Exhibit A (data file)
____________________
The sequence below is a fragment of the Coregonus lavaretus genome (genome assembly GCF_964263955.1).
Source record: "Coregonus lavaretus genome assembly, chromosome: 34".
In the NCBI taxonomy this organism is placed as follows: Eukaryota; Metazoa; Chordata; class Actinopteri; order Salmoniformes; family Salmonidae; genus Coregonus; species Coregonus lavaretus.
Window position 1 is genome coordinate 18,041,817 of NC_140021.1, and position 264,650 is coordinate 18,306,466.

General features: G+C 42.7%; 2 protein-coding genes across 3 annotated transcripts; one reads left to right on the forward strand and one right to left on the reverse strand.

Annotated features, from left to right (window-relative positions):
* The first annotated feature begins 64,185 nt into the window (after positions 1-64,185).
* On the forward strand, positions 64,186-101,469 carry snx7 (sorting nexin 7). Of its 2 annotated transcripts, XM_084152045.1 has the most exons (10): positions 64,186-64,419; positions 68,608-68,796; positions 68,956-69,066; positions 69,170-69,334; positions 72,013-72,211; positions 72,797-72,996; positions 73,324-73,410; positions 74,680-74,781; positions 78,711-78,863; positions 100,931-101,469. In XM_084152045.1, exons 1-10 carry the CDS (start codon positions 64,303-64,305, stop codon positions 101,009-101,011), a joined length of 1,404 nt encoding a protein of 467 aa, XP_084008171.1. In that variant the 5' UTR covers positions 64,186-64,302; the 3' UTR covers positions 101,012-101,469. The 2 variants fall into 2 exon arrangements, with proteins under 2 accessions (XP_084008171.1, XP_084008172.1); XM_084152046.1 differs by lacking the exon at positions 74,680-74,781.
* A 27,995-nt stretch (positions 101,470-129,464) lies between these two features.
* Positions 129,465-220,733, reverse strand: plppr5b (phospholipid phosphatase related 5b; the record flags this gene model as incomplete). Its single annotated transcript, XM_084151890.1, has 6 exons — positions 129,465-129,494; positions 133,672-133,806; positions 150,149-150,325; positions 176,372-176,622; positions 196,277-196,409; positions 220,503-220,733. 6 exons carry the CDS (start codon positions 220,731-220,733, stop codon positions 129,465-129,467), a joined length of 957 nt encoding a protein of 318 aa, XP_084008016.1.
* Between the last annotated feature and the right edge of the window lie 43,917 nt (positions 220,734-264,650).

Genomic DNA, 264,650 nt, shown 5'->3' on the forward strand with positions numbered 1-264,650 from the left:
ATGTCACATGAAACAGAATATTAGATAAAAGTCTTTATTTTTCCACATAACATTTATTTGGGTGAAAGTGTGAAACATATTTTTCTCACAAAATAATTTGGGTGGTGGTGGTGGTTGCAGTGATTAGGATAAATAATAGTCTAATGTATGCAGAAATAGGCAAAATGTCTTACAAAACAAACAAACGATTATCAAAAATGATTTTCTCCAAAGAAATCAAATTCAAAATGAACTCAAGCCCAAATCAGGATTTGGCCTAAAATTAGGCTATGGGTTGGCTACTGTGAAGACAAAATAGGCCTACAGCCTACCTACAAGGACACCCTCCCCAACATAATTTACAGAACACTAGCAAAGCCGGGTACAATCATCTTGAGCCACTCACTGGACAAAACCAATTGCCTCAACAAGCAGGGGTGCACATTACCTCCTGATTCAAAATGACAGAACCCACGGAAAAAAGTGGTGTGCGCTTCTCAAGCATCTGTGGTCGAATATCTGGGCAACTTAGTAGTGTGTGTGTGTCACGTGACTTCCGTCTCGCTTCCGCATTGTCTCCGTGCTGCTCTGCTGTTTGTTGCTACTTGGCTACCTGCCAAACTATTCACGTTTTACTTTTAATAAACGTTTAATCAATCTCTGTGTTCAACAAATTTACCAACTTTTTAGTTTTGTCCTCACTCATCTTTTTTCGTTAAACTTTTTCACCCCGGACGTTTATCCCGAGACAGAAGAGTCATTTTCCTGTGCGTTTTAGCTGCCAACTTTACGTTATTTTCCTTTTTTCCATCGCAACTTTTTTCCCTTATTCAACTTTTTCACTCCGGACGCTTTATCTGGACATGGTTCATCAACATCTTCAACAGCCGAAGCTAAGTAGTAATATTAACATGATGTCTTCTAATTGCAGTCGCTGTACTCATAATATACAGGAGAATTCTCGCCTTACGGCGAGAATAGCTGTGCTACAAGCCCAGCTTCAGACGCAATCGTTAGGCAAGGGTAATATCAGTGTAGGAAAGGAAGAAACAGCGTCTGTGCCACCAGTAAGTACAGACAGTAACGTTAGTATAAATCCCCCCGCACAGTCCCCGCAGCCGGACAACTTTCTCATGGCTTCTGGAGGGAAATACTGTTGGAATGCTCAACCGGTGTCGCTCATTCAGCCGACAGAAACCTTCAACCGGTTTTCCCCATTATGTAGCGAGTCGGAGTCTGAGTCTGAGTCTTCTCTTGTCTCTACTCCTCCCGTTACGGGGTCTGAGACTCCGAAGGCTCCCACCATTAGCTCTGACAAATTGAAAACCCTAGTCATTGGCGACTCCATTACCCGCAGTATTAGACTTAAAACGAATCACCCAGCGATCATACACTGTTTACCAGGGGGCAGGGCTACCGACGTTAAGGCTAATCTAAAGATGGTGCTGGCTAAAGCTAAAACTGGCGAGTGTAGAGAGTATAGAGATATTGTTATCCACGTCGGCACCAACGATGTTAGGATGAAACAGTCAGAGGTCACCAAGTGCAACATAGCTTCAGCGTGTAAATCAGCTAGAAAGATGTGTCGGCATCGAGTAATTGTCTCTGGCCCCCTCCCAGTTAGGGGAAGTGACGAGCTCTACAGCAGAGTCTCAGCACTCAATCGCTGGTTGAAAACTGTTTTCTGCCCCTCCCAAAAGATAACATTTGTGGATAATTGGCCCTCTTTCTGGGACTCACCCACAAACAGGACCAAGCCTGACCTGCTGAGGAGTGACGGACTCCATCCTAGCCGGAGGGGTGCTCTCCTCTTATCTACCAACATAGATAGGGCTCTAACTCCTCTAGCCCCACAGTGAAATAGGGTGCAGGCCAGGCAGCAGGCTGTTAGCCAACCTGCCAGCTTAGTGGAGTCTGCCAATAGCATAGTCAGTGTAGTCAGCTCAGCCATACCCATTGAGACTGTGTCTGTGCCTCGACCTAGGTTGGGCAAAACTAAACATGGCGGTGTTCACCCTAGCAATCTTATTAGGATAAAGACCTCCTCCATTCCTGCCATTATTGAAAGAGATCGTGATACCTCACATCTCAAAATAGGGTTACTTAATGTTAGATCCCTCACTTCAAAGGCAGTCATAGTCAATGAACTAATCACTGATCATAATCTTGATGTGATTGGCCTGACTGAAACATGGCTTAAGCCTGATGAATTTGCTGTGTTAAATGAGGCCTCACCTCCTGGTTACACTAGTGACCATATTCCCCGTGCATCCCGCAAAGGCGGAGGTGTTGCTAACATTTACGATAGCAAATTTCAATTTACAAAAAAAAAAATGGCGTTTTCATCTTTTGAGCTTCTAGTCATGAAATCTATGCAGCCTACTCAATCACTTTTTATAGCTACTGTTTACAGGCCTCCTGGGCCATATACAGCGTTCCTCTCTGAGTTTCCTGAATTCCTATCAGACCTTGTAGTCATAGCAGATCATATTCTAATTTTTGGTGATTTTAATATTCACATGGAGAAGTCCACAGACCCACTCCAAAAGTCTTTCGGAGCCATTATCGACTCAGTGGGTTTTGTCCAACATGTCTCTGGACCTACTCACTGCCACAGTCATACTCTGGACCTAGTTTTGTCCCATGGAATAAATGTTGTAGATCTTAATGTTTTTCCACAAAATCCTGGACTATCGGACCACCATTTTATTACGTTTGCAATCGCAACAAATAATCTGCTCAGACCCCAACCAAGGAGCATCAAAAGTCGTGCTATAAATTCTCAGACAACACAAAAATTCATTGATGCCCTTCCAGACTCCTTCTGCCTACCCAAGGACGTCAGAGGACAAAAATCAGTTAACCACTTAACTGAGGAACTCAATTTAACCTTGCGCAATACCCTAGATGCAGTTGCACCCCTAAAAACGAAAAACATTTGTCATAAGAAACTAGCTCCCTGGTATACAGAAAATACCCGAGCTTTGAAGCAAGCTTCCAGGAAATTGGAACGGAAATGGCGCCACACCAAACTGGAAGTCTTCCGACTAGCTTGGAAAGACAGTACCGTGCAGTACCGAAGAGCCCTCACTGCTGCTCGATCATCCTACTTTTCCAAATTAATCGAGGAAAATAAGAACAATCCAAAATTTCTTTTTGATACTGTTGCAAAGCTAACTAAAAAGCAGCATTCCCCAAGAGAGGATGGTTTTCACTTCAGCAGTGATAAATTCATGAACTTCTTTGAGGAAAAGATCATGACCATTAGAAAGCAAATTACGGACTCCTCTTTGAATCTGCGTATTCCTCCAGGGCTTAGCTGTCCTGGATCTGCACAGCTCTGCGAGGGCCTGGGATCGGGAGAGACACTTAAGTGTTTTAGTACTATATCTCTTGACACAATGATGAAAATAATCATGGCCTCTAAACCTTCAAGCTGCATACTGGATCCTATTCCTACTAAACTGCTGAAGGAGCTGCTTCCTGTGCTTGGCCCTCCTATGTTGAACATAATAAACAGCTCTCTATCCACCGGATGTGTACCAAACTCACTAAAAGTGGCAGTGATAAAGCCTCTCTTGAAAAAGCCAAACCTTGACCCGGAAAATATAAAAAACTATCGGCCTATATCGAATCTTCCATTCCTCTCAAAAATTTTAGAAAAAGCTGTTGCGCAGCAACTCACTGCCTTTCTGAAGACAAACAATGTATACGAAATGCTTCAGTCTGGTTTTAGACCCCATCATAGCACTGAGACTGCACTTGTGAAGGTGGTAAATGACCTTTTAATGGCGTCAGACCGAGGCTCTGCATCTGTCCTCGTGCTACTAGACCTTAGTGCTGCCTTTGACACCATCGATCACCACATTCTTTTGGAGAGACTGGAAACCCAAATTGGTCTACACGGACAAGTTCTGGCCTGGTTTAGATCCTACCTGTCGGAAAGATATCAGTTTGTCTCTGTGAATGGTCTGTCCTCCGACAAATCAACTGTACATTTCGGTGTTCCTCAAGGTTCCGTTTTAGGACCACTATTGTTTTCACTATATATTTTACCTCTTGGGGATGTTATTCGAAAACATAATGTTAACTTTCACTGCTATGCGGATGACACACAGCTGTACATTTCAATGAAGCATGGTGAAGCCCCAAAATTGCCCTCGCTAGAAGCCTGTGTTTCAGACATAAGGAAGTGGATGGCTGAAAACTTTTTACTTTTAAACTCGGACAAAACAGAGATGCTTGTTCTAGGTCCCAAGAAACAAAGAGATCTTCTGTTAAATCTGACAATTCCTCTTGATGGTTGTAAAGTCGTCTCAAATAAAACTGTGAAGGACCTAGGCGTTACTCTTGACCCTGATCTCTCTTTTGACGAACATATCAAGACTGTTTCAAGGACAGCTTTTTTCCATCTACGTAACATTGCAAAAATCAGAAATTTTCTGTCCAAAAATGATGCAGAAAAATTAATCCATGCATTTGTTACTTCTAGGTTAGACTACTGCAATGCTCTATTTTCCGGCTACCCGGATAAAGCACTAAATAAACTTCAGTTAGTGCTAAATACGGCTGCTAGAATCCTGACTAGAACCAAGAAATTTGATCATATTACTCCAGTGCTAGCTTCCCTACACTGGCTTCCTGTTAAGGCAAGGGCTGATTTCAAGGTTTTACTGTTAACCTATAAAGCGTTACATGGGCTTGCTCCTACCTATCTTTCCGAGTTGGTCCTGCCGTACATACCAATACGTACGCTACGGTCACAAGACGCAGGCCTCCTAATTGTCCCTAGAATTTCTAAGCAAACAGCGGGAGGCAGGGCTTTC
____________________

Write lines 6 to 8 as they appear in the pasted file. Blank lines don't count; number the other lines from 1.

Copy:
Annotated features, from left to right (window-relative positions):
* The first annotated feature begins 64,185 nt into the window (after positions 1-64,185).
* On the forward strand, positions 64,186-101,469 carry snx7 (sorting nexin 7). Of its 2 annotated transcripts, XM_084152045.1 has the most exons (10): positions 64,186-64,419; positions 68,608-68,796; positions 68,956-69,066; positions 69,170-69,334; positions 72,013-72,211; positions 72,797-72,996; positions 73,324-73,410; positions 74,680-74,781; positions 78,711-78,863; positions 100,931-101,469. In XM_084152045.1, exons 1-10 carry the CDS (start codon positions 64,303-64,305, stop codon positions 101,009-101,011), a joined length of 1,404 nt encoding a protein of 467 aa, XP_084008171.1. In that variant the 5' UTR covers positions 64,186-64,302; the 3' UTR covers positions 101,012-101,469. The 2 variants fall into 2 exon arrangements, with proteins under 2 accessions (XP_084008171.1, XP_084008172.1); XM_084152046.1 differs by lacking the exon at positions 74,680-74,781.